"There are plenty things to do to keep busy," Trammell said, again and again, as if he still was trying to convince himself. "The Pistons, Red Wings, Michigan and Michigan State games. We can go skiing . . . "

Or, at least his kids can go skiing. He will watch, perhaps venturing to the edge of the hill, video camera in hand. But he will not put on a pair of skis. The most vigorous activity he takes up these days is golf. It's easy, relaxing -- safe.

"I'm not going to do anything foolish," he said. "I'd love to get out and do more things with the kids and all that, but it's a risk I can't afford to take."

One need only look at his numbers to understand. The ups and downs of his career can be easily tracked to his state of health. Elbow problems plagued him in 1985 and '86, and after two straight .300 seasons, his average dropped to .258 and .277 those years. Last season he played only 121 games because of a back injury and posted the worst average of his career.

As Parrish pointed out: "When Alan Trammell is healthy, he's as good at shortstop as you're going to find. It's the injuries that make things tough for him."

Trammell said: "If there is one thing I'm self-conscious about, it's my injuries. I know if I stay healthy, I can continue to move up."

The 2,000-hit plateau is well in reach -- he has 1,908 so should reach it by midway through next season -- and Trammell does not want a freakish accident to jeopardize that goal.

"That's something that I would be very proud of," he said. "It puts you at another level."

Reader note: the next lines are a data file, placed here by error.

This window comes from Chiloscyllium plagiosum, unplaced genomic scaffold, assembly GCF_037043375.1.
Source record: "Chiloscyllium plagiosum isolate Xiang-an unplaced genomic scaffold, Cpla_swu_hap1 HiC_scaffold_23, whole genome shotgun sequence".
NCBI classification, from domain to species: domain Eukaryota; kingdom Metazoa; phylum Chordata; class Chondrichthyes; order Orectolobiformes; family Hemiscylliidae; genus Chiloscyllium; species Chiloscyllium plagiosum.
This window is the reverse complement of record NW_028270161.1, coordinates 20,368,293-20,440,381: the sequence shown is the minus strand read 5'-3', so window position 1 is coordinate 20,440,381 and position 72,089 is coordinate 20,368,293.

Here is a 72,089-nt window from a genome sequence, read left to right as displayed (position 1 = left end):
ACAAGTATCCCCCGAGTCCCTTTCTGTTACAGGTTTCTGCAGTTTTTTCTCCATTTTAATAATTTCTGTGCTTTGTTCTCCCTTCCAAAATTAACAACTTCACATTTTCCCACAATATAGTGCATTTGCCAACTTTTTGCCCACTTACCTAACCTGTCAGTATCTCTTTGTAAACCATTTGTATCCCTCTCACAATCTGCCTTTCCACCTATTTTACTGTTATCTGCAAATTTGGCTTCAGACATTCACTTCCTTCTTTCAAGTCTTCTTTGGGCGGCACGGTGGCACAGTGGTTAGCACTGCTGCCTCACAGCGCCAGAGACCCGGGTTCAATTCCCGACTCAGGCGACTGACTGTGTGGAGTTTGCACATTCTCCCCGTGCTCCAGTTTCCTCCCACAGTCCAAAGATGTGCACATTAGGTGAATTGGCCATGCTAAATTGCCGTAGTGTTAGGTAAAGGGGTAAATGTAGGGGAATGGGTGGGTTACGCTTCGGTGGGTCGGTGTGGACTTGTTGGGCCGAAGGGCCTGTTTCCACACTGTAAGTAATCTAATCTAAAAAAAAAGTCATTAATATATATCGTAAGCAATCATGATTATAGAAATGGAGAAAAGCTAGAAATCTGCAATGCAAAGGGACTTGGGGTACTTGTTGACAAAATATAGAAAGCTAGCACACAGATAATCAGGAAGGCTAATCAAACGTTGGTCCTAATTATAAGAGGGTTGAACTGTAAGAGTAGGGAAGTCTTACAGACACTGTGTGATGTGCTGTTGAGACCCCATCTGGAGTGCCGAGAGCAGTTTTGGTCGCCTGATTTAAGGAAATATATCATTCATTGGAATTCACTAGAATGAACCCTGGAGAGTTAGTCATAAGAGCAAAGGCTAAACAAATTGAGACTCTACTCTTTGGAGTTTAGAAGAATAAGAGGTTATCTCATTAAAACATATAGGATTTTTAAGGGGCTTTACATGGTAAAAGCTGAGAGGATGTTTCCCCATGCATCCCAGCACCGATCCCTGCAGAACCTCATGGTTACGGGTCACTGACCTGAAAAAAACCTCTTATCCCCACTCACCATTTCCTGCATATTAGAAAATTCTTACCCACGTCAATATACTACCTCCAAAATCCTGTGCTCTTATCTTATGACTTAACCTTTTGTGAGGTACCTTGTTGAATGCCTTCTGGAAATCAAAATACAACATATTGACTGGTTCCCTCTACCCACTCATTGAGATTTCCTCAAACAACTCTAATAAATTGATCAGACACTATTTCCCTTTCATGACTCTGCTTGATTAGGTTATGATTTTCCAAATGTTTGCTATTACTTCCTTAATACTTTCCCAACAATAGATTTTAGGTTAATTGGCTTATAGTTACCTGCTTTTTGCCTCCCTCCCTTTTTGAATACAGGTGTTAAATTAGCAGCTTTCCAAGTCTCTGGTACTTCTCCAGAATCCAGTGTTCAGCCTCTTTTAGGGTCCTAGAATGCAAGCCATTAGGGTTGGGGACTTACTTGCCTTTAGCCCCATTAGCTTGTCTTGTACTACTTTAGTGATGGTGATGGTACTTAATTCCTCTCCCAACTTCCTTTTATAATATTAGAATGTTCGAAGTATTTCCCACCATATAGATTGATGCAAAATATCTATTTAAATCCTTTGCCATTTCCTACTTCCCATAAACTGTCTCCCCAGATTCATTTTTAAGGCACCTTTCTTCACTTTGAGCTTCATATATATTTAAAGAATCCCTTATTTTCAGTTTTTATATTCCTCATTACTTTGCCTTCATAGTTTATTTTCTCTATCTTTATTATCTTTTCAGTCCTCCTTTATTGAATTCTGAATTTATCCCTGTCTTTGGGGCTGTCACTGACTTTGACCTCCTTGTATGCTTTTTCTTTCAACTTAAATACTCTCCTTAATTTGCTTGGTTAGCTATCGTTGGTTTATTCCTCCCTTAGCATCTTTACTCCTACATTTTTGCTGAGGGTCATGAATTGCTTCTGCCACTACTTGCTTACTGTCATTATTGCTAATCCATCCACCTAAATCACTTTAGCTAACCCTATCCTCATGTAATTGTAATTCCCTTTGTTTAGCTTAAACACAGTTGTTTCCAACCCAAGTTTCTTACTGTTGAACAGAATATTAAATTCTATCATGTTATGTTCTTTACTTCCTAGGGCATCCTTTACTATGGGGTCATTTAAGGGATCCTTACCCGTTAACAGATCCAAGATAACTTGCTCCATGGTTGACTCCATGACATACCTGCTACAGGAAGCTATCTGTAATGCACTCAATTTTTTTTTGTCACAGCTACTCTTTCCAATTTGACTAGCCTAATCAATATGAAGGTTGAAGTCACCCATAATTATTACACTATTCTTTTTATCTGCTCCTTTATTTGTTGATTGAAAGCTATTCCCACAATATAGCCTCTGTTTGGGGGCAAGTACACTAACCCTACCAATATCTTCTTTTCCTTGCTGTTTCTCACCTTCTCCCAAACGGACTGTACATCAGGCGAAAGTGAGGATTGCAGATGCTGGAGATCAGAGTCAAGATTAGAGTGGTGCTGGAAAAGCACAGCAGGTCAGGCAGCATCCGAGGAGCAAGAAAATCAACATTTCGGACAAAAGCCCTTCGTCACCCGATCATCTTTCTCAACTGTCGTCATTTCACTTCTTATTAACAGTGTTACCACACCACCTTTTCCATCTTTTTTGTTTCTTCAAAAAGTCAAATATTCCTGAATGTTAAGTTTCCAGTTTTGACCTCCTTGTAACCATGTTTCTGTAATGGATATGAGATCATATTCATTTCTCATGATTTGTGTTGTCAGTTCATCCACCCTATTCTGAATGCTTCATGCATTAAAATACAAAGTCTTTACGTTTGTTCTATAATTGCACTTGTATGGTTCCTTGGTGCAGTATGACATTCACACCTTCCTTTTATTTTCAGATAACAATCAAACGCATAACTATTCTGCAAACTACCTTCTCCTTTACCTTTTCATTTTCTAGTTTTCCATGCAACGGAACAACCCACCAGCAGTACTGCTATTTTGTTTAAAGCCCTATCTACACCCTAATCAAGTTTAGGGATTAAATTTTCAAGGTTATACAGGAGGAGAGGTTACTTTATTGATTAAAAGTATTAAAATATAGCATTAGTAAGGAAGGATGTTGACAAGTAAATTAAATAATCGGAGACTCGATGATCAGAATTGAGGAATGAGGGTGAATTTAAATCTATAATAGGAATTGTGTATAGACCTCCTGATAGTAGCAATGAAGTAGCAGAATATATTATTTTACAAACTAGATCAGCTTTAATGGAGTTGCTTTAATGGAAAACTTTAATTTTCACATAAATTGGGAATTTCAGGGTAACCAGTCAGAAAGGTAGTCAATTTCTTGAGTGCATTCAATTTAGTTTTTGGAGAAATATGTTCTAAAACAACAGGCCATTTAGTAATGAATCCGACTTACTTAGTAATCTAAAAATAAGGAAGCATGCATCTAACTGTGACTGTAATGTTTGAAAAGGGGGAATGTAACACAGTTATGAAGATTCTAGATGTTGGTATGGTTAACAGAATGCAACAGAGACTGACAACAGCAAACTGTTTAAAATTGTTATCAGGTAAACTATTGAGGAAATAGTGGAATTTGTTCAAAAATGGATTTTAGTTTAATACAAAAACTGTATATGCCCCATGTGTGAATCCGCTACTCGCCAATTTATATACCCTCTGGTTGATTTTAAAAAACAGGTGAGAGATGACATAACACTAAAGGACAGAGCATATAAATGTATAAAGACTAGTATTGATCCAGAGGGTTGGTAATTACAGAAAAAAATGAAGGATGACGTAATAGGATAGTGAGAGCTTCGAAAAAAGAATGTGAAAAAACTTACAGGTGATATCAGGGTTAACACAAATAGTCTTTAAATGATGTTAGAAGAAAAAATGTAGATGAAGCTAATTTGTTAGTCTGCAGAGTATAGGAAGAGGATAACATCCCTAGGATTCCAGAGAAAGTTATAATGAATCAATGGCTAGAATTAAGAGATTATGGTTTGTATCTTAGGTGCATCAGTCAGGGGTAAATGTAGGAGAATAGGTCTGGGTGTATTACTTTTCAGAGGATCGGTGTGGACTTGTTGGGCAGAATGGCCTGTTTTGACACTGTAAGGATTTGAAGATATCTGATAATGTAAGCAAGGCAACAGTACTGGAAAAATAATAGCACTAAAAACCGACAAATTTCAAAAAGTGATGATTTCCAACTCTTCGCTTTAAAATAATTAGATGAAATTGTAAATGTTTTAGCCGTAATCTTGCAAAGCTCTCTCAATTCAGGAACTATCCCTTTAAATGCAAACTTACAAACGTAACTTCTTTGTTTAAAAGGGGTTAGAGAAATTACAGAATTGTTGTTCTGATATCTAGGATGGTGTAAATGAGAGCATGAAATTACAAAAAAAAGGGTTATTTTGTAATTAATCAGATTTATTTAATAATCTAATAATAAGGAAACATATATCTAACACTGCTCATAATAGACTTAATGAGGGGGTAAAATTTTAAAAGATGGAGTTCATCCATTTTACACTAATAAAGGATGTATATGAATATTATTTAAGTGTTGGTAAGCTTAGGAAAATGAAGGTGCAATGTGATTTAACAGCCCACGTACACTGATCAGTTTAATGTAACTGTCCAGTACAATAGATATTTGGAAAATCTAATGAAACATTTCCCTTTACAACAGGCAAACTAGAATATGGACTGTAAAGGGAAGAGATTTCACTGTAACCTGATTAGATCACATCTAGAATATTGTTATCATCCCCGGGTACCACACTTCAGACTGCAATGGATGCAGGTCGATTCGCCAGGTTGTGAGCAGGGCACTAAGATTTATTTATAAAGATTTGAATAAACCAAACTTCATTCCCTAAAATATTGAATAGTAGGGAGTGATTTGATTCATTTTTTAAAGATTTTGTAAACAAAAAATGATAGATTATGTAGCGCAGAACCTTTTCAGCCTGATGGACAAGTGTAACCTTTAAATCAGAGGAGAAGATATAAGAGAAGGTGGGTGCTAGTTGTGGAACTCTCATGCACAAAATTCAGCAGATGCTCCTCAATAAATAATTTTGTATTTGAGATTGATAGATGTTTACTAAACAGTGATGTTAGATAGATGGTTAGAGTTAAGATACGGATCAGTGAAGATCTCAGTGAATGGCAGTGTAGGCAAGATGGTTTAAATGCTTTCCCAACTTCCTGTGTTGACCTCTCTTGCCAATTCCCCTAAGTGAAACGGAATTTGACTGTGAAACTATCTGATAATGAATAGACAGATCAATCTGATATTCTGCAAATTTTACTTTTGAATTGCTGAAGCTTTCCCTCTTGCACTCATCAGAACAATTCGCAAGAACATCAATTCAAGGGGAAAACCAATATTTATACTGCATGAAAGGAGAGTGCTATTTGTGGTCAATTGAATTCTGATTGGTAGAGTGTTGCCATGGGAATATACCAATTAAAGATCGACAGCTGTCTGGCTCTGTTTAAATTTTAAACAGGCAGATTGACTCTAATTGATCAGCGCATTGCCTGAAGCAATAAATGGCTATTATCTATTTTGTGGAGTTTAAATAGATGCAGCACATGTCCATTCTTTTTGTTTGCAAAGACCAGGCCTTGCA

What Trammell really wants, though, is to be a part of another Tigers generation. He knows that after teams reach the top, like Detroit did in the middle '80s, players age and it's time to bring in the new. He knows it takes a while, perhaps 10 years, to rebuild. But he does not want to hang up his jersey in the corner locker and watch from across the room. He will accept the label "veteran," but he is not ready to be considered out-of-date.

"If we continue to go down in the standings, they're going to have to bring in some young kids and I understand that," Trammell said. "But I would like to stay with the Tigers. I want to be with the new regime when we get back up in first place again."

He has to wonder, just a little, where Fryman -- a natural shortstop -- fits into that new regime. Thoughts of trades and new positions have certainly entered his head. But all his career he has been a shortstop, all his career a Tiger. As long as he is playing at this level, he expects things will stay that way.

"I'll know when it's time," Trammell said, "and it isn't time yet. I'm still playing well."

In the end, then, Trammell sees Fryman as less a symbol of his imminent departure than a key to the club's -- and his own -- future hopes.

"Eventually, he'll be the shortstop," Trammell said, "But it's worked out well for the team, having Travis play third base. It's helped to have his bat in the lineup."

And he does not seem to mind that the limelight now shines on the other side of the locker room, leaving his corner in the shadows.

"Of course, everybody likes to be recognized, and I certainly have been," he said. "But I don't mind taking a back seat. The team, management, and other people in baseball, they all know I'm doing the right things."